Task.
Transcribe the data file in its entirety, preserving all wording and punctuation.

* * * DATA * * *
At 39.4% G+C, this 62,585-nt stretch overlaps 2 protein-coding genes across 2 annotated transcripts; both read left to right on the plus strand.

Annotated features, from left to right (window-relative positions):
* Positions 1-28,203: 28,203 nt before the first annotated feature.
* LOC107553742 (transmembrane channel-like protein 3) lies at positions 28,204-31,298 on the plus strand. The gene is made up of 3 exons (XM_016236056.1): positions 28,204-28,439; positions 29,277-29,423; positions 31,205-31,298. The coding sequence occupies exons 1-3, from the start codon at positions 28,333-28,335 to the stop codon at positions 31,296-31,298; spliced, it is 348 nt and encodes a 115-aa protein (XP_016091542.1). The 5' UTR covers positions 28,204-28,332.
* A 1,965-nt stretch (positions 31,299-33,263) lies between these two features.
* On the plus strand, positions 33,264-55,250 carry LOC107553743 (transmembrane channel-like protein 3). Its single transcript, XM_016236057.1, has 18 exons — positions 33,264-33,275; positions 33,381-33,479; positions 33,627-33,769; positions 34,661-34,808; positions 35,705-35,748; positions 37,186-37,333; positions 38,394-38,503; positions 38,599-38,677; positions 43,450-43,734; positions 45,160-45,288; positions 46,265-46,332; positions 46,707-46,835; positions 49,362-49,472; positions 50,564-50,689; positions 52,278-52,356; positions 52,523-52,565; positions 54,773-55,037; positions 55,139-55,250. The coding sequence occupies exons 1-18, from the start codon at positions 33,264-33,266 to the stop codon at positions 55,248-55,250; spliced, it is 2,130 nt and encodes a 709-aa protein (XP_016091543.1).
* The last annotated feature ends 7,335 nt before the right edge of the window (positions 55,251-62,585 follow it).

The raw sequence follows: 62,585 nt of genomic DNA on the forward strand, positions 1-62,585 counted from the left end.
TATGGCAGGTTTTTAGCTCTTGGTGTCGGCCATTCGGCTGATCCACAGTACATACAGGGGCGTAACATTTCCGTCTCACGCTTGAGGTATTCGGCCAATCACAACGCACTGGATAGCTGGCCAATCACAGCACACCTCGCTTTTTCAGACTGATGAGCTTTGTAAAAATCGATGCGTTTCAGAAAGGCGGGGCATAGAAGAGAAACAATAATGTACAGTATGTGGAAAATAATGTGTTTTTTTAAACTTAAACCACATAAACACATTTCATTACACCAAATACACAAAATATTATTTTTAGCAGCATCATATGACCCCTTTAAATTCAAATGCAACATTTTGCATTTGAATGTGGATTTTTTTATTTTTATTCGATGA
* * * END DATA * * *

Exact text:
At 39.4% G+C, this 62,585-nt stretch overlaps 2 protein-coding genes across 2 annotated transcripts; both read left to right on the plus strand.

Annotated features, from left to right (window-relative positions):
* Positions 1-28,203: 28,203 nt before the first annotated feature.
* LOC107553742 (transmembrane channel-like protein 3) lies at positions 28,204-31,298 on the plus strand. The gene is made up of 3 exons (XM_016236056.1): positions 28,204-28,439; positions 29,277-29,423; positions 31,205-31,298. The coding sequence occupies exons 1-3, from the start codon at positions 28,333-28,335 to the stop codon at positions 31,296-31,298; spliced, it is 348 nt and encodes a 115-aa protein (XP_016091542.1). The 5' UTR covers positions 28,204-28,332.
* A 1,965-nt stretch (positions 31,299-33,263) lies between these two features.
* On the plus strand, positions 33,264-55,250 carry LOC107553743 (transmembrane channel-like protein 3). Its single transcript, XM_016236057.1, has 18 exons — positions 33,264-33,275; positions 33,381-33,479; positions 33,627-33,769; positions 34,661-34,808; positions 35,705-35,748; positions 37,186-37,333; positions 38,394-38,503; positions 38,599-38,677; positions 43,450-43,734; positions 45,160-45,288; positions 46,265-46,332; positions 46,707-46,835; positions 49,362-49,472; positions 50,564-50,689; positions 52,278-52,356; positions 52,523-52,565; positions 54,773-55,037; positions 55,139-55,250. The coding sequence occupies exons 1-18, from the start codon at positions 33,264-33,266 to the stop codon at positions 55,248-55,250; spliced, it is 2,130 nt and encodes a 709-aa protein (XP_016091543.1).
* The last annotated feature ends 7,335 nt before the right edge of the window (positions 55,251-62,585 follow it).

The raw sequence follows: 62,585 nt of genomic DNA on the forward strand, positions 1-62,585 counted from the left end.
TATGGCAGGTTTTTAGCTCTTGGTGTCGGCCATTCGGCTGATCCACAGTACATACAGGGGCGTAACATTTCCGTCTCACGCTTGAGGTATTCGGCCAATCACAACGCACTGGATAGCTGGCCAATCACAGCACACCTCGCTTTTTCAGACTGATGAGCTTTGTAAAAATCGATGCGTTTCAGAAAGGCGGGGCATAGAAGAGAAACAATAATGTACAGTATGTGGAAAATAATGTGTTTTTTTAAACTTAAACCACATAAACACATTTCATTACACCAAATACACAAAATATTATTTTTAGCAGCATCATATGACCCCTTTAAATTCAAATGCAACATTTTGCATTTGAATGTGGATTTTTTTATTTTTATTCGATGA